The ghosts of redistricting past offer hints about what this round could look like
03/28/2011 07:21 AM
In the politics of redistricting, covering your bases takes on a very different meaning, said Mike Ward, a former Democratic state representative who also served as a congressman from Louisville.
Ward was part of the redistricting process in the State House of Representatives in 1992.
Ward said legislators will try and add more precincts with voters of their own party. And at the same time they’ll try to shed neighborhoods heavy in voters of the other party when the lines are re-drawn every ten years.
Another consideration for incumbents: moving potential opponents outside of their districts.
“They would say let’s move that guy or that gal over here,” Ward said, referring to when ambitious potential candidates can be identified in a certain district.
Ward offered several anecdotes from past redistricting sagas.
In the early 1990s, he and Anne Northup, then a Republican representative from Louisville, traded precincts in a mutually beneficial arrangement.
“We shared Bardstown Road,” Ward recounted from the 1992 redistricting. “I had the West side… and she had the other side… so by definition any precinct she wanted to get rid of, I was glad to take. And any district I wanted to take, she was glad to get rid of,” Ward said.
(Northup later defeated Ward in the 1996 congressional race.)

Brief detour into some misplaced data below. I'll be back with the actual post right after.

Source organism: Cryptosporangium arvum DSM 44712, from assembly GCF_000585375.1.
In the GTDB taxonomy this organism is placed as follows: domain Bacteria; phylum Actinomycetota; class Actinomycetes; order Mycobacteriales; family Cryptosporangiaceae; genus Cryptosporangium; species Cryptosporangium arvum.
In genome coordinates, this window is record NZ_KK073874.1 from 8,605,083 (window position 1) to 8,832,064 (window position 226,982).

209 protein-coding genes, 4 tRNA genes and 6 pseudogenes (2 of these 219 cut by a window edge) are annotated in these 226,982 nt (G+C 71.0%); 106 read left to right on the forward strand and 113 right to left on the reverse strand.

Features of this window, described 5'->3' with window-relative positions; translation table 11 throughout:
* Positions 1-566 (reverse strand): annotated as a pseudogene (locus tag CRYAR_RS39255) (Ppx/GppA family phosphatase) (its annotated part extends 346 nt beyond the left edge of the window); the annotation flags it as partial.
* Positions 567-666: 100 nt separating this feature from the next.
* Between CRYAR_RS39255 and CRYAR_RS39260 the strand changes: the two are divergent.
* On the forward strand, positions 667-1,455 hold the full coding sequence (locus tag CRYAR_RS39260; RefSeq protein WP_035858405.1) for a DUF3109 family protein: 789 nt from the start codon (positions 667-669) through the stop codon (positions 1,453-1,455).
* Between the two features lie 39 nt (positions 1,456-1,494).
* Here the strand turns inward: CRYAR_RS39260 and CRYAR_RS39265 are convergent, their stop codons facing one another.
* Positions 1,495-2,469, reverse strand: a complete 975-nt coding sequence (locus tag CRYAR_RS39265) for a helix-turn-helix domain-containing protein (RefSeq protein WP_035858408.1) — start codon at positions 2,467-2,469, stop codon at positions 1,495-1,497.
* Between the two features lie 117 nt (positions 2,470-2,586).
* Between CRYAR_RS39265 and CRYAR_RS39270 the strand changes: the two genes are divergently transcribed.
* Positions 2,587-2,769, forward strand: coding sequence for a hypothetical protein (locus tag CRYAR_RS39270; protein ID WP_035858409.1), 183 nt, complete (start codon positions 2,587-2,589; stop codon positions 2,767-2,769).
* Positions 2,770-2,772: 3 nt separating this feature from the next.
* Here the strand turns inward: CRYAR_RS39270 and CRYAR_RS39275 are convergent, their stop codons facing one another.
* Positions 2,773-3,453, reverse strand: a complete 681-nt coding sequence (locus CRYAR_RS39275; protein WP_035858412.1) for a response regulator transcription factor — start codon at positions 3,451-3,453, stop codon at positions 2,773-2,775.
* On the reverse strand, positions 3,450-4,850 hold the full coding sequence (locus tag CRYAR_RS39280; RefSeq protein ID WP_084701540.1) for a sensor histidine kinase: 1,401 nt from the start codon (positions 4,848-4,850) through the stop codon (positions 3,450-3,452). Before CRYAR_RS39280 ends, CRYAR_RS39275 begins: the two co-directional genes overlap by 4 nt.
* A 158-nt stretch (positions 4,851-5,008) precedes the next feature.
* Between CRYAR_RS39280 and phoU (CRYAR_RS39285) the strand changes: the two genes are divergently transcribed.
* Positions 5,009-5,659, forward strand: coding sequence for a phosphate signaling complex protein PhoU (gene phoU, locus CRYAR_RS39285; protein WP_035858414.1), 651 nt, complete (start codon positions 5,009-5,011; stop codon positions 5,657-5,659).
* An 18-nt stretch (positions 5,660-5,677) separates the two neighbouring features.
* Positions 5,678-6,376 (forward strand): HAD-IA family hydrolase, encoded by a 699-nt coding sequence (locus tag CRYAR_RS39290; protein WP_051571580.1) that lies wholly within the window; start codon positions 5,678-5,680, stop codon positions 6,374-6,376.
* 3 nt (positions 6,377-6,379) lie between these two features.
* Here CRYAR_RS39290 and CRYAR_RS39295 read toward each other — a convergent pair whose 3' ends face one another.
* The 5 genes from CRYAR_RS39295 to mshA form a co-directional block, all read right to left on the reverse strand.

Leaders of the majority party have sometimes pitted two incumbents of the minority party against each other.
“They did that last time with Ron Crimm and Bob Heleringer,” Ward said. He was referring to the 2002 round of redistricting that forced the two Republican incumbents into the same district.
Heleringer ended up not seeking another term, and ran for lieutenant governor on an unsuccessful ticket with Steve Nunn in 2003. Heleringer hasn’t held public office again.
Ward also recounted how former Republican state Rep. Susan Stokes’s vote against the Kentucky Education Reform Act in 1990 led leaders to essentially draw her out of the state legislature, prompting her to run for Congress.
“She was redistricted into the 41st District — just literally her Census block. Like her house and about four streets,” Ward said. That would have pitted her against longtime Democratic Rep. Tom Riner.
“She therefore couldn’t run for re-election, knowing she would get beat in the general… so she ended up running for Congress,” Ward said.
And Ward said, at times, leadership will give not-so-subtle hints around the time that redistricting comes up to lawmakers who have not been kind to them or oppose their agendas.
“It’s implicit… It’s about as subtle as a hammer,” Ward said.
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